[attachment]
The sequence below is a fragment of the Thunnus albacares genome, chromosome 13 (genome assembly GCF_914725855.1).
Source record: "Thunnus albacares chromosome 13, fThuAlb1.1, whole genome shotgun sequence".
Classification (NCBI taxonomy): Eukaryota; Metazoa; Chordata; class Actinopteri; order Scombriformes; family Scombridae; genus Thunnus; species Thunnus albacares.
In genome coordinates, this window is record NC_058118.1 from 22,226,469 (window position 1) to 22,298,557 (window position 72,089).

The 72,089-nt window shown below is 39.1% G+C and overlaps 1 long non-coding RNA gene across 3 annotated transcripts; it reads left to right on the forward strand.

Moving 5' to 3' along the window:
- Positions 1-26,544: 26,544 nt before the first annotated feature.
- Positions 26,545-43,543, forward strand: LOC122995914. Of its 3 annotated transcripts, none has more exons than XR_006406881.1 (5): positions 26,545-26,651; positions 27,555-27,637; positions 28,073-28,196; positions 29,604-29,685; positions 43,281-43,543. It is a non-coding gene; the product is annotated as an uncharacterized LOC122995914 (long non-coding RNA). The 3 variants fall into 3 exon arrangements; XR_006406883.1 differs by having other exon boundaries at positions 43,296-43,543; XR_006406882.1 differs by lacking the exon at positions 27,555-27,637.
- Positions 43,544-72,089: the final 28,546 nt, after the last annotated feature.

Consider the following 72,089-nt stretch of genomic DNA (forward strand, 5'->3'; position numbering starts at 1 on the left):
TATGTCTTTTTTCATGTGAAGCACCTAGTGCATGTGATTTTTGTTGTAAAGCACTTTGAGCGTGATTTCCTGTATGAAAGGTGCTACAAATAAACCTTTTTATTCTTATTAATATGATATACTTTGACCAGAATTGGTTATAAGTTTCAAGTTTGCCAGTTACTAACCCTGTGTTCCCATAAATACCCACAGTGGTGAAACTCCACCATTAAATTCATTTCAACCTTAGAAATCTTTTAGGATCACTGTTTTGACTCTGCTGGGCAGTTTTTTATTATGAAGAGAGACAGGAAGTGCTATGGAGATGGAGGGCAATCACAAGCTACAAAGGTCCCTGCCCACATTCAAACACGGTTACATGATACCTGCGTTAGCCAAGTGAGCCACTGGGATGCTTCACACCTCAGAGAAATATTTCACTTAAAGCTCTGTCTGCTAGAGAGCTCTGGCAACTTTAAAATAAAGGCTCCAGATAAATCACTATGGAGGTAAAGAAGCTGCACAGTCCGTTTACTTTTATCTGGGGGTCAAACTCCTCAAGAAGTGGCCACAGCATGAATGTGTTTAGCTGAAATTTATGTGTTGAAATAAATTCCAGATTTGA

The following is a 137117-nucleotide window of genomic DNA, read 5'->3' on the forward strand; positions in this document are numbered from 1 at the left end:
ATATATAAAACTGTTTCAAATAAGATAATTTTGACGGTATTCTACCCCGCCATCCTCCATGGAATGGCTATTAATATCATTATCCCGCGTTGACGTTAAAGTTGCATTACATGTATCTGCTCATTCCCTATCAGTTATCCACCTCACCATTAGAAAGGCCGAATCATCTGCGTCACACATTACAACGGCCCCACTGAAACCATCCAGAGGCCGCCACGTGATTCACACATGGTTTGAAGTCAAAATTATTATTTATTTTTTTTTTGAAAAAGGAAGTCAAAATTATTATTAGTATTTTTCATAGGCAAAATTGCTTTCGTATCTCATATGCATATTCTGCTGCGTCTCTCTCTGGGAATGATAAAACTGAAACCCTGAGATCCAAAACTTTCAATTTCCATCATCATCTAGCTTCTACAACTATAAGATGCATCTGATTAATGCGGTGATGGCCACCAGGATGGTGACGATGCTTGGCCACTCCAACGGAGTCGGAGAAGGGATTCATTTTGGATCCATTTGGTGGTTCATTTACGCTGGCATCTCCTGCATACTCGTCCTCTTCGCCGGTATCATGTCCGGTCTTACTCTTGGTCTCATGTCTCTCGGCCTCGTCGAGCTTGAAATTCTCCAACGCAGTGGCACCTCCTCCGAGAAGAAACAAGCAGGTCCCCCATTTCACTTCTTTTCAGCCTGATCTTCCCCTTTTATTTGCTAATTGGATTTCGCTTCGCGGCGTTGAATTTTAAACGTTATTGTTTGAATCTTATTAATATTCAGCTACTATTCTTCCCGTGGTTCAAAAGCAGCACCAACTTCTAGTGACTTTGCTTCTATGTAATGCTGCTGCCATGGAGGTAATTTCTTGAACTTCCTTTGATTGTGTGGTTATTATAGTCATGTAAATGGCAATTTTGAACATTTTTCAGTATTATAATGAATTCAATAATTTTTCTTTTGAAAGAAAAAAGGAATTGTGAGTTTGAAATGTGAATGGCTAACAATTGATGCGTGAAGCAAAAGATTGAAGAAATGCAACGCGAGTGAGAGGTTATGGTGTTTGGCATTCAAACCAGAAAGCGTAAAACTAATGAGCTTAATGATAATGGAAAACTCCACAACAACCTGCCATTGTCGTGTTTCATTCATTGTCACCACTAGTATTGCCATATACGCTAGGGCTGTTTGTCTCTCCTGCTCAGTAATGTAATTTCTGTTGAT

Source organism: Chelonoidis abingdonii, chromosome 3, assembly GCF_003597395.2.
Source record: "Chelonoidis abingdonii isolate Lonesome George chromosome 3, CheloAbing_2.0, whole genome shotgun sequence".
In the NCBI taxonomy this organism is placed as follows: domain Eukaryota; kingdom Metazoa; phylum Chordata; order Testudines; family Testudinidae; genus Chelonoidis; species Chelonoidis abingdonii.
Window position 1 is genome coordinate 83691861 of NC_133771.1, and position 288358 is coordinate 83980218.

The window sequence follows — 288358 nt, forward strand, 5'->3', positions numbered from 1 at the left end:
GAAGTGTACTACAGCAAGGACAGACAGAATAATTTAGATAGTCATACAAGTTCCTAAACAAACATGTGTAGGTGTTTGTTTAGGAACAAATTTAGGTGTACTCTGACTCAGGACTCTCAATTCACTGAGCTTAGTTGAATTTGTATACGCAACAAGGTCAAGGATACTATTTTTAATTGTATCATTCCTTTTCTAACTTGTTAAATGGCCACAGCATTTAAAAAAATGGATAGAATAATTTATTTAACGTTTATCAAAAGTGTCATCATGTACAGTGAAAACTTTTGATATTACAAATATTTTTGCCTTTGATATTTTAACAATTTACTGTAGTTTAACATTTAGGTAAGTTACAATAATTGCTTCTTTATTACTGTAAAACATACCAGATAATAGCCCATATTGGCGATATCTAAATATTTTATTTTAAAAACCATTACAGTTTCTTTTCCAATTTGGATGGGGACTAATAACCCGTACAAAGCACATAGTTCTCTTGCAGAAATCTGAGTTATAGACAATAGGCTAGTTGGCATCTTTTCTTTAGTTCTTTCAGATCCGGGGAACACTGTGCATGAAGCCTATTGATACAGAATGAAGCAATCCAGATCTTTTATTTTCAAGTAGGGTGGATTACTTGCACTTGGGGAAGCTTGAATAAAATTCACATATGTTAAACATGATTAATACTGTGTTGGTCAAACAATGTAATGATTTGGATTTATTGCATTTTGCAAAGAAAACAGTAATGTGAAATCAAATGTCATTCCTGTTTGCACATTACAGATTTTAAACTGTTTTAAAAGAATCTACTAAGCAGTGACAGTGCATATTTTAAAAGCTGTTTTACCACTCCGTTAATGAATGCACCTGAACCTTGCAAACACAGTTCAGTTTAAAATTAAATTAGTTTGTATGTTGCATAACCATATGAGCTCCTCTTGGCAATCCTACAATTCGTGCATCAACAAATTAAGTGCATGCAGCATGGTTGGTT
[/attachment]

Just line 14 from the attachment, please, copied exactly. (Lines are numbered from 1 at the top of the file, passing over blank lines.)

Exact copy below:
Source organism: Chelonoidis abingdonii, chromosome 3, assembly GCF_003597395.2.